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Artificial Intelligence: Changing How We Do What We Do

By Tommy Carver

AI is probably the hottest and most thrown around buzz word currently. It has quickly transformed from theory in academic research to the most in-demand marketing tool. It seems like every website sprinkles the words “artificial intelligence” and “machine learning” all throughout their marketing pages just to grab attention. But, what really is AI, how can we use it, and where is it leading?

As clear by its name, AI is a form of creating something artificially ‘intelligent’, particularly through means of programming. Through different applications of math, statistics, and computer science, it is a way of teaching a computer to solve some problem through an underlying understanding of the situation. In many cases, they are created for exactly one purpose, meant to solve the problem of the context they are in. For example, a chess AI taught to ‘solve’ the game of chess by efficiently running all possible moves that could be made and determining a ‘best’ move. While this chess AI has the capability to swiftly defeat professionals who’ve played the game their whole life, in any other situation it is just as clueless as a Roomba searching for dirt. However, with more modern techniques that are designed to mirror the human brain, some programs are becoming increasingly able to handle a variety of scenarios.

There are 3 main ways that computers ‘learn’. The first of which, and the most common, is supervised learning. This technique involves feeding an algorithm some piece of data, alongside a label that attaches it to a class. Think of giving the algorithm a photo of a dog and the label “dog.”. By immediately determining if the prediction made is correct or incorrect, the AI can adjust its ‘brain’ to correct for its mistake and ‘learn’. The second form is unsupervised learning which is more complex and involves a serious understanding of the task meant to be solved. Instead of telling the AI what is right and what is wrong, unsupervised learning requires teaching the AI a fundamental understanding of the problem, so it can learn to make decisions on its own, such as with the chess engine and assigning values to specific pieces. Oftentimes, both of these techniques are applied to create a fantastic and efficient duo. Lastly, reinforcement learning is similar to supervised learning in that it is told which things are right/wrong, but different in that it is often delayed (told the result after it took the action) or hidden in the environment (certain areas are better than others). Each form has its benefits and issues and could very well be obsolete soon as new forms emerge.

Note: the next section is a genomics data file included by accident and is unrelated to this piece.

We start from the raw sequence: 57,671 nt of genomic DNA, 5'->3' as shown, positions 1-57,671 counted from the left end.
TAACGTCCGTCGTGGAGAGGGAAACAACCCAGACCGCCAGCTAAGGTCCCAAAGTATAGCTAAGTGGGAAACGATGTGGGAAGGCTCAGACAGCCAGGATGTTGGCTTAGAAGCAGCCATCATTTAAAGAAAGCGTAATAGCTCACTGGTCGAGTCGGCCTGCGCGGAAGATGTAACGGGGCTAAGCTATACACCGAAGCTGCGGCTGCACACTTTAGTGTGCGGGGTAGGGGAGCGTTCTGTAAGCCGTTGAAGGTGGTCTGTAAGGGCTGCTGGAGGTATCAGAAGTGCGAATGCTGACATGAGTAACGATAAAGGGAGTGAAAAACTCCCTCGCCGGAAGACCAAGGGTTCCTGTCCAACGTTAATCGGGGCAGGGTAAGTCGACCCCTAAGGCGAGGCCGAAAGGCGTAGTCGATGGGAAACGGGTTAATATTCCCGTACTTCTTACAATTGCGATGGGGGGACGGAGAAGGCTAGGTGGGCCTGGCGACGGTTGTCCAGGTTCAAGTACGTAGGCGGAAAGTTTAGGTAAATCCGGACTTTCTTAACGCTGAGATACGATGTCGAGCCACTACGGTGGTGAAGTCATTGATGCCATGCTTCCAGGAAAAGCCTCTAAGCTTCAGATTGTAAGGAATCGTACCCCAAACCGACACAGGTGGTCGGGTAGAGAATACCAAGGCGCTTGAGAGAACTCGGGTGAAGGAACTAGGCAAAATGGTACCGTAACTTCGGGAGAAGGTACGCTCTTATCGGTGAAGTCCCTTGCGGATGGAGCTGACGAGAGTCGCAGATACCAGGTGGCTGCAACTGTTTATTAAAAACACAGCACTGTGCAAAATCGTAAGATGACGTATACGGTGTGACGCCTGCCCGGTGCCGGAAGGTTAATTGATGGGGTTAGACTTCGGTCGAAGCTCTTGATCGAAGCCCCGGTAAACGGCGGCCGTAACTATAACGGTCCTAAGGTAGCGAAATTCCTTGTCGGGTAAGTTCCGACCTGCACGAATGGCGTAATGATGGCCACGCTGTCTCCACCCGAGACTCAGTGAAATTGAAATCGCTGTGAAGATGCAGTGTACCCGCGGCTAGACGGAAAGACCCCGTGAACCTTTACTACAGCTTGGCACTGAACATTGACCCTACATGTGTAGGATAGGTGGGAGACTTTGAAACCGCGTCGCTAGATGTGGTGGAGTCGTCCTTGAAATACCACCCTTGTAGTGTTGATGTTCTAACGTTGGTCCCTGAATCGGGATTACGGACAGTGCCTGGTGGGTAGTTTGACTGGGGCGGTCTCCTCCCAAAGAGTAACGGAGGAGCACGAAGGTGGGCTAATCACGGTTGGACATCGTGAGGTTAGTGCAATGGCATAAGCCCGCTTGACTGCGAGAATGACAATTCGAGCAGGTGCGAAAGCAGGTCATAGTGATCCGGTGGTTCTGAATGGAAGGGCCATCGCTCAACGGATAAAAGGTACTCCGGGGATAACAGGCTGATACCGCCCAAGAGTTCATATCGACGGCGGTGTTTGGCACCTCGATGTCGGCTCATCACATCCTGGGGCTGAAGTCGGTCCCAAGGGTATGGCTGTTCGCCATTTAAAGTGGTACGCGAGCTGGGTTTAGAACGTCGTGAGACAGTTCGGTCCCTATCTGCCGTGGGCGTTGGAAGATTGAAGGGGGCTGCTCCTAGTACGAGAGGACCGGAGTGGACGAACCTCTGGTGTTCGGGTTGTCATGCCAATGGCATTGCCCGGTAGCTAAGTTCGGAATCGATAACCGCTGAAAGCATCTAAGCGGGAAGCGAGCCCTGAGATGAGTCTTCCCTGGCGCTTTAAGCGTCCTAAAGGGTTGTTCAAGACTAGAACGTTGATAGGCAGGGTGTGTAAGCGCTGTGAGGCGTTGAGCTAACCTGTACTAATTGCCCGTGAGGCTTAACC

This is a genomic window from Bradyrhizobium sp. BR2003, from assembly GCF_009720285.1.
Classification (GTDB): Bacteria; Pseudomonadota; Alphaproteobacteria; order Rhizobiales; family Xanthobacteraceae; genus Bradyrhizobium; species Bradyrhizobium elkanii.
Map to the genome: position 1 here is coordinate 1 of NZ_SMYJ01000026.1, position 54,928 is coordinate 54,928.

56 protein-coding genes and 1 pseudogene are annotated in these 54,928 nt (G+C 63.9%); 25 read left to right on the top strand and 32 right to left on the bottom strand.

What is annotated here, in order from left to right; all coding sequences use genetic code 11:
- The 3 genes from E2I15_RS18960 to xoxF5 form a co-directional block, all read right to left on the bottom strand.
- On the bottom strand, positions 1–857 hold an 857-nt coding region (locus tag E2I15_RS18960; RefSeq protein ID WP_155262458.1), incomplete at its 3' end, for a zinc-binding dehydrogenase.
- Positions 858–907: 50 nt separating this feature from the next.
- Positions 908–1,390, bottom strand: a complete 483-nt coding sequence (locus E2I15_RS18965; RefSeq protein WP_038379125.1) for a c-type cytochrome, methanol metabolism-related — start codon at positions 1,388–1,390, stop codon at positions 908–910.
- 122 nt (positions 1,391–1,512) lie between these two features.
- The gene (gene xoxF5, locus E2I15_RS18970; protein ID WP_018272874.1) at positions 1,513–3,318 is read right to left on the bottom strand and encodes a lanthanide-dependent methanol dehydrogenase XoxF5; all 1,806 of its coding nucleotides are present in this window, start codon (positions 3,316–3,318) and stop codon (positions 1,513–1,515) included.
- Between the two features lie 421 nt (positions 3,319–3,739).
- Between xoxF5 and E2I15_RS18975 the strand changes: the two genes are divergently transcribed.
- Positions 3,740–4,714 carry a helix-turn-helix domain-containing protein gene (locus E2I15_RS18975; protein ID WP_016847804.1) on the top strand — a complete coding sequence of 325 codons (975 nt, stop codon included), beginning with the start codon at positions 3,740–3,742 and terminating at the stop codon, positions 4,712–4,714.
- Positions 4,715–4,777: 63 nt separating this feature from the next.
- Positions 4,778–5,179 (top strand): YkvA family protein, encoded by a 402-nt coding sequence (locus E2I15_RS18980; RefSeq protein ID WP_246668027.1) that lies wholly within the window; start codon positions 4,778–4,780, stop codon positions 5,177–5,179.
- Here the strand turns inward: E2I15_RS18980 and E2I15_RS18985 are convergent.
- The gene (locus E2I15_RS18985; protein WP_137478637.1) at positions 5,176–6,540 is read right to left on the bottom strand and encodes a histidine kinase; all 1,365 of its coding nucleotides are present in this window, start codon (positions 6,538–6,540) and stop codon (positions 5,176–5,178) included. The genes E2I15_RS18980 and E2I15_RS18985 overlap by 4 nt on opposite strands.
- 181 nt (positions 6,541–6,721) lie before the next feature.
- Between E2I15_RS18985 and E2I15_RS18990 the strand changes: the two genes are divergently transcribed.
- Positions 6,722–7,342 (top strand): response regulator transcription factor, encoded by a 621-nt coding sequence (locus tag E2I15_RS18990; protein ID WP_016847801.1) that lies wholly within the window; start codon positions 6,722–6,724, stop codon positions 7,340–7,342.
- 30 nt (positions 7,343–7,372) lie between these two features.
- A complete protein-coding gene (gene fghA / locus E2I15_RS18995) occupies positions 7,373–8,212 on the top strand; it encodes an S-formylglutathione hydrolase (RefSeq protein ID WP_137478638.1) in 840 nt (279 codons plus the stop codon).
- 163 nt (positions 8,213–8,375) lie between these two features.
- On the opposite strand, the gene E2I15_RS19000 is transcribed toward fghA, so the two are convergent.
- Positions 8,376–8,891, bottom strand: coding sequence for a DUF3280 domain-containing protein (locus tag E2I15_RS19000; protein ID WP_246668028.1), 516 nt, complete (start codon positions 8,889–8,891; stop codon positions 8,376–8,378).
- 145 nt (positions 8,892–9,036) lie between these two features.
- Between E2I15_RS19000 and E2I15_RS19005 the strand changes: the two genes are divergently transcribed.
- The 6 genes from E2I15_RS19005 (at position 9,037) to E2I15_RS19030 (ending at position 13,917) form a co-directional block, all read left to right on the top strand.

Now, you may be wondering why the field has grown so rapidly in the last few years as opposed to the years before collectively. The most important answer to that is the rise of big data. The collection of vast amounts of data can finally feed the algorithms more accurately and efficiently. Nowadays, almost all information is stored in databases or some sort of tech-friendly format. Being able to access years upon years worth of data and feed it to these always hungry data monsters that are AI has greatly increased the effectiveness and capability of these technologies. Complementary to the data, the rise of labeling has also proved extremely useful for AI. Nowadays, billion-dollar companies have risen up on the premise of using AI to label data for the world to use. Unicorn companies like Scale and Labelbox have truly shined and unleashed a lot of the potential AI was believed to have had. Having not only the data but massive amounts of labels for this data has allowed us to learn from more data than ever believed. Lastly, the significant increases in computing power have contributed to the rise of these powerful tools. With any laptop being able to run a simple decision-making AI or even the accessibility of cloud computing, there is very little stopping many developers from creating massive frameworks. NVIDIA and Intel have each committed to the design of Artificial Intelligence chips that outperform most modern computers. With the rise of big data, labeling, and massive computing accessibility, AI has truly shone during its time in the spotlight.